In my February Making History column, about the connection between physiotherapy and the physical culture movement, I referred to Cora Wilding: a notable figure in New Zealand society and one of our early physiotherapists. 

Cora founded the Sunlight League in New Zealand, was instrumental in establishing the Youth Hostel Association, and was one of the most passionate advocates for the physical culture movement.

She was born in Christchurch, the daughter of Frederick Wilding and Julia Anthony, both passionate advocates for physical fitness.  Cora’s brother, Anthony, would later become a Wimbledon tennis champion and Davis Cup player and Cora herself was very keen on sport, representing Nelson Girls’ College in hockey and tennis.

 

Cora Wilding

Cora’s interest in the outdoors led her to pursue a career as a landscape artist, spending time in Europe with Frances Hodgkins and others – benefiting from her father’s generous allowance.  A desire to serve her country in the First World War brought her back to New Zealand in 1917 and led to her enrolment at the Dunedin School of Massage.  She practised only briefly in New Zealand and England on graduation, but during her time in Europe she would visit the Children’s Clinic of renowned Dr Auguste Rollier in Leysin, Switzerland – a visit that would change her life.

Rollier was famous for his beliefs in the curative properties of sunlight (or heliotherapy).  He claimed to have successfully treated thousands of cases of tuberculosis of the bones, joints and skin.  After Cora’s visit to the clinic, she returned to New Zealand and immediately put into practice Rollier’s ideas, establishing health camps around the South Island, managed by the newly formed Sunlight League. 

The Sunlight League worked to improve the health of children by exposing them to fresh air, sunlight, exercise, healthy diets and dental hygiene.  The League’s aims were undoubtedly based on the principles of eugenics – a term coined by Charles Darwin’s cousin, Sir Francis Galton, which drew directly on Darwin’s own ideas of natural selection – and argued that selective breeding and conditioning of “stronger” members of society would enhance the individual and collective strength of the race. 

One of the League’s aims stated that it sought to “educate people…in the knowledge of the laws of heredity, the importance of civic worth and racial value, and by the study of eugenics to exchange racial deterioration for racial improvement” (Gush, 2009, p. 4).  To this end, Cora “carefully selected children (mainly girls) of ‘good heredity’ from ‘self-respecting homes’ who were capable of becoming good citizens” (Dictionary of New Zealand Biography, 2010).  It has recently been argued, however, that Cora’s own interests lay in the aesthetic and health benefits of health camps and youth hostelling, rather than the overtly eugenic aims of the League (Gush, 2009).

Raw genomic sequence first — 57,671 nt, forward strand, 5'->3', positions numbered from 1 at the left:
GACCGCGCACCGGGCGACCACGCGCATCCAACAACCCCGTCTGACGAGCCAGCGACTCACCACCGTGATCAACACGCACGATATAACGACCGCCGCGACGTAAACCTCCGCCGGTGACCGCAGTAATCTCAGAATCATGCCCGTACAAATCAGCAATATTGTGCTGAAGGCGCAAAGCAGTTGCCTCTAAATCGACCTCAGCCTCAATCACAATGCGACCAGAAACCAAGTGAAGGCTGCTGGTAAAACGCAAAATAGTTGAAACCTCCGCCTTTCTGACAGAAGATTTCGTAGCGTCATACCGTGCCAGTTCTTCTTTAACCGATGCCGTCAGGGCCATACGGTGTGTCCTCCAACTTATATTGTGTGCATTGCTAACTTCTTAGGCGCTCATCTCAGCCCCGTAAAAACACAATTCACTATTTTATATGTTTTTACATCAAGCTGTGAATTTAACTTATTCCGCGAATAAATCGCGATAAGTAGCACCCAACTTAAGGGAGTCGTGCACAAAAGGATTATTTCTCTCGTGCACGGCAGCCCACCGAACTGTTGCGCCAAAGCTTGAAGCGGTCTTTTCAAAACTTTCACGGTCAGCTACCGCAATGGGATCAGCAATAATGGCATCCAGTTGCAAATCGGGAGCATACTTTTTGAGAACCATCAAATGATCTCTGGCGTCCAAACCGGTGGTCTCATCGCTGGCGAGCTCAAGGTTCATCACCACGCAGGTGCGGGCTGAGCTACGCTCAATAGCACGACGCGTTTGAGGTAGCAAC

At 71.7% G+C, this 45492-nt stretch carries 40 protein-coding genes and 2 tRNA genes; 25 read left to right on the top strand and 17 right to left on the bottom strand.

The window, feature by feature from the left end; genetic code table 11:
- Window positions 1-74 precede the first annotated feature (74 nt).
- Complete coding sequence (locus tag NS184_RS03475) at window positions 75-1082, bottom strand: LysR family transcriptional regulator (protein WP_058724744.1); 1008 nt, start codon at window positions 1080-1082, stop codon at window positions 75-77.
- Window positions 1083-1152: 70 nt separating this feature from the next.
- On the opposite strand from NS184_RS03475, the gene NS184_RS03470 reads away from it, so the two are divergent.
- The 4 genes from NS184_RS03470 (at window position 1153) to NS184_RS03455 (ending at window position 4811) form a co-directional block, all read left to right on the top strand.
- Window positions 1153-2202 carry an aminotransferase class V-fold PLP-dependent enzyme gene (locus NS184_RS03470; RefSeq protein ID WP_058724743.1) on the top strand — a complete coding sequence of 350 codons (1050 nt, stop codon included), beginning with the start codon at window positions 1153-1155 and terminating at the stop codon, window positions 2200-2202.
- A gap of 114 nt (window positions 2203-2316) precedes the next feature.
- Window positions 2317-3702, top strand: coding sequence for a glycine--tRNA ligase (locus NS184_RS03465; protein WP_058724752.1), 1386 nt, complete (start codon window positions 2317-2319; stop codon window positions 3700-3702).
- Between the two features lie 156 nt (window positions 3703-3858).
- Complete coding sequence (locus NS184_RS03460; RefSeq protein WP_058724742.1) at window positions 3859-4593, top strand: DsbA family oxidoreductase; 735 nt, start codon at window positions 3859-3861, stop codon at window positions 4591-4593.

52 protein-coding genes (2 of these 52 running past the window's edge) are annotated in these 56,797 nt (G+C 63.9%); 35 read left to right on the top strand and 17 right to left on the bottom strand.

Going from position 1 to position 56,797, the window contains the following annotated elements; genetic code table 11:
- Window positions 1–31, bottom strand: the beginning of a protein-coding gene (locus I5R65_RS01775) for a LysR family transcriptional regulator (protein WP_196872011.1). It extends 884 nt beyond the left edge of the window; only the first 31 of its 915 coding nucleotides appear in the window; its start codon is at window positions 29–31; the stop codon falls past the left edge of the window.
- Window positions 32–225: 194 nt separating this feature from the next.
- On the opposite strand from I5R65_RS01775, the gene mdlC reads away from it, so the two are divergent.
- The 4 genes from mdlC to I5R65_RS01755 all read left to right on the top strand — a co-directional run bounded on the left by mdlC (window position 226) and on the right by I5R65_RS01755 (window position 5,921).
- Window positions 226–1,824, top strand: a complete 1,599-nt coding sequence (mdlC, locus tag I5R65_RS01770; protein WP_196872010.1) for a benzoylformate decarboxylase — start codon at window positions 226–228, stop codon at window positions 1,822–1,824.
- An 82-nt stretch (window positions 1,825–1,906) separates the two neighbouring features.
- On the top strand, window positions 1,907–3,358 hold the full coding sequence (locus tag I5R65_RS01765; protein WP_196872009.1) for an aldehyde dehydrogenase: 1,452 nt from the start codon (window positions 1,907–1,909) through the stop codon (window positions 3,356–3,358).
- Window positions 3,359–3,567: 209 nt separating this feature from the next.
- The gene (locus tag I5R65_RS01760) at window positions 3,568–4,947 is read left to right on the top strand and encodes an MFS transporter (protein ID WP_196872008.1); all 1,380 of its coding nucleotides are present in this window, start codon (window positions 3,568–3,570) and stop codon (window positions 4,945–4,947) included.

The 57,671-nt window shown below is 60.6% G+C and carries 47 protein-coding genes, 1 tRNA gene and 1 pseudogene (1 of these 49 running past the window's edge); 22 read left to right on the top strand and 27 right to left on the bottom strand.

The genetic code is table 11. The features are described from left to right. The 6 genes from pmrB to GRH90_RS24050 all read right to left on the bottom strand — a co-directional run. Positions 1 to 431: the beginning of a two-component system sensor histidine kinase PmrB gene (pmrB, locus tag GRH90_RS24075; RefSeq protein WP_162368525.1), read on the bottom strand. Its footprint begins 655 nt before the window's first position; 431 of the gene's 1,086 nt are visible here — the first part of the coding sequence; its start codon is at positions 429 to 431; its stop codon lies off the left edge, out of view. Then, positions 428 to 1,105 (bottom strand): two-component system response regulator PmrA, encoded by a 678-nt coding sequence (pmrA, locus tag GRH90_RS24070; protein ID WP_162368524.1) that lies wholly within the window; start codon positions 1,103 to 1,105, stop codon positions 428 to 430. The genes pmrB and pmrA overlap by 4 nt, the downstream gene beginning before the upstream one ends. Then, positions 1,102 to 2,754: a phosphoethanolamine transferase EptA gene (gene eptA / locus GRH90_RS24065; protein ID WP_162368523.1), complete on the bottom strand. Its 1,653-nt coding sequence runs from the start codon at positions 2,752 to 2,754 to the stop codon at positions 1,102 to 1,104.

Cora may have drawn away from overtly practicing physiotherapy (or massage as it was known then) because the profession concentrated more on the development of ultraviolet technology and remedial exercise for individual patients than the population-based eugenics of physical culture, but there are undoubted parallels between Cora’s life as a therapist, and that of the social reformer. 

Dr George Jobberns, President of the New Zealand Youth Hostel Association from 1936 to 1946, once noted that “If [Cora] knocks on your door and asks you to do something, do it right away – because you will have to do it eventually anyway” (Crooks, 1982, p. 14).  Cora was clearly a highly charismatic and charming woman with a passion for the health and wellbeing of New Zealanders.  Her memoirs held at the University of Canterbury Library tell a fascinating story of some of the formative influences upon early physiotherapy practice in New Zealand. 

By David Nicholls

Further reading

Crooks, D. (1982). Cora & Co.: The first half-century of New Zealand youth hostelling. Christchurch: Youth Hostels Association of New Zealand Inc.

Gush, N. (2009). The Beauty of Health: Cora Wilding and the Sunlight League. New Zealand Journal of History, 43(1), 1-17.

Tennant, M. (1996). Children's Health Camps in New Zealand: The Making of a Movement, 1919-1940. Social History of Medicine, 9(1), 69-87.

Wanhalla, A. (2007). To 'Better the Breed of Men': women and eugenics in New Zealand, 1900-1935. Women History Review, 16(2), 163-182.

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